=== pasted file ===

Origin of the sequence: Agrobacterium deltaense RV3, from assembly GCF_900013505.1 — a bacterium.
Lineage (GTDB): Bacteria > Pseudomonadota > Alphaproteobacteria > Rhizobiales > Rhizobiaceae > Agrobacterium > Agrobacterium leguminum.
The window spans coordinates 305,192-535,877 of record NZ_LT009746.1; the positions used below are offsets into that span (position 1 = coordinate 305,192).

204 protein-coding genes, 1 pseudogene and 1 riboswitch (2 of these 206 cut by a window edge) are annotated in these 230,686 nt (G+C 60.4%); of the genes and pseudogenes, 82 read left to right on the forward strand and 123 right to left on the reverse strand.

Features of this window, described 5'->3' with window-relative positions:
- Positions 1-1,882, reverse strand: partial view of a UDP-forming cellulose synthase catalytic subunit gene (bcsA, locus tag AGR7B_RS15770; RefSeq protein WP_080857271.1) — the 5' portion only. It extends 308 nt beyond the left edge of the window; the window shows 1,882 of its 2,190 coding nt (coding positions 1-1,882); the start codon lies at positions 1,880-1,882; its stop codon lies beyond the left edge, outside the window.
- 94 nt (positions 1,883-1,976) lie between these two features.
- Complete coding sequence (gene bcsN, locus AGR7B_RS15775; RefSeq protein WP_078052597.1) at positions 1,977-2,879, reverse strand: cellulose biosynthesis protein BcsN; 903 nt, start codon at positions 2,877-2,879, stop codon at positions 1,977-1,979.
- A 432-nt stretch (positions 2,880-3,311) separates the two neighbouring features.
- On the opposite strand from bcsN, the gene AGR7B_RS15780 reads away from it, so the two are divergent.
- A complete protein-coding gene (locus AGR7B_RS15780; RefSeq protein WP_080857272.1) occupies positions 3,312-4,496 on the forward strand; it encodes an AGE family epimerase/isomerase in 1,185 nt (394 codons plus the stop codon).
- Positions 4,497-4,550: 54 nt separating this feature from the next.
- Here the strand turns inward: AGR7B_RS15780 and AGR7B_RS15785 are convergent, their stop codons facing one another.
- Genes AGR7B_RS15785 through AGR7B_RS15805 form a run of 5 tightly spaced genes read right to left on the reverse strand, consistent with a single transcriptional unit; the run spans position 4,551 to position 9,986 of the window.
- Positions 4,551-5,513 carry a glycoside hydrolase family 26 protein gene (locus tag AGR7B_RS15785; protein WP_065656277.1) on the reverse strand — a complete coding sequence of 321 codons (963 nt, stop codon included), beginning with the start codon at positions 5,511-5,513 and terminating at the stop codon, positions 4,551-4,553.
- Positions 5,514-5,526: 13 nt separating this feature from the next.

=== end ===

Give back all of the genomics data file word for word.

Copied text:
Origin of the sequence: Agrobacterium deltaense RV3, from assembly GCF_900013505.1 — a bacterium.
Lineage (GTDB): Bacteria > Pseudomonadota > Alphaproteobacteria > Rhizobiales > Rhizobiaceae > Agrobacterium > Agrobacterium leguminum.
The window spans coordinates 305,192-535,877 of record NZ_LT009746.1; the positions used below are offsets into that span (position 1 = coordinate 305,192).

204 protein-coding genes, 1 pseudogene and 1 riboswitch (2 of these 206 cut by a window edge) are annotated in these 230,686 nt (G+C 60.4%); of the genes and pseudogenes, 82 read left to right on the forward strand and 123 right to left on the reverse strand.

Features of this window, described 5'->3' with window-relative positions:
- Positions 1-1,882, reverse strand: partial view of a UDP-forming cellulose synthase catalytic subunit gene (bcsA, locus tag AGR7B_RS15770; RefSeq protein WP_080857271.1) — the 5' portion only. It extends 308 nt beyond the left edge of the window; the window shows 1,882 of its 2,190 coding nt (coding positions 1-1,882); the start codon lies at positions 1,880-1,882; its stop codon lies beyond the left edge, outside the window.
- 94 nt (positions 1,883-1,976) lie between these two features.
- Complete coding sequence (gene bcsN, locus AGR7B_RS15775; RefSeq protein WP_078052597.1) at positions 1,977-2,879, reverse strand: cellulose biosynthesis protein BcsN; 903 nt, start codon at positions 2,877-2,879, stop codon at positions 1,977-1,979.
- A 432-nt stretch (positions 2,880-3,311) separates the two neighbouring features.
- On the opposite strand from bcsN, the gene AGR7B_RS15780 reads away from it, so the two are divergent.
- A complete protein-coding gene (locus AGR7B_RS15780; RefSeq protein WP_080857272.1) occupies positions 3,312-4,496 on the forward strand; it encodes an AGE family epimerase/isomerase in 1,185 nt (394 codons plus the stop codon).
- Positions 4,497-4,550: 54 nt separating this feature from the next.
- Here the strand turns inward: AGR7B_RS15780 and AGR7B_RS15785 are convergent, their stop codons facing one another.
- Genes AGR7B_RS15785 through AGR7B_RS15805 form a run of 5 tightly spaced genes read right to left on the reverse strand, consistent with a single transcriptional unit; the run spans position 4,551 to position 9,986 of the window.
- Positions 4,551-5,513 carry a glycoside hydrolase family 26 protein gene (locus tag AGR7B_RS15785; protein WP_065656277.1) on the reverse strand — a complete coding sequence of 321 codons (963 nt, stop codon included), beginning with the start codon at positions 5,511-5,513 and terminating at the stop codon, positions 4,551-4,553.
- Positions 5,514-5,526: 13 nt separating this feature from the next.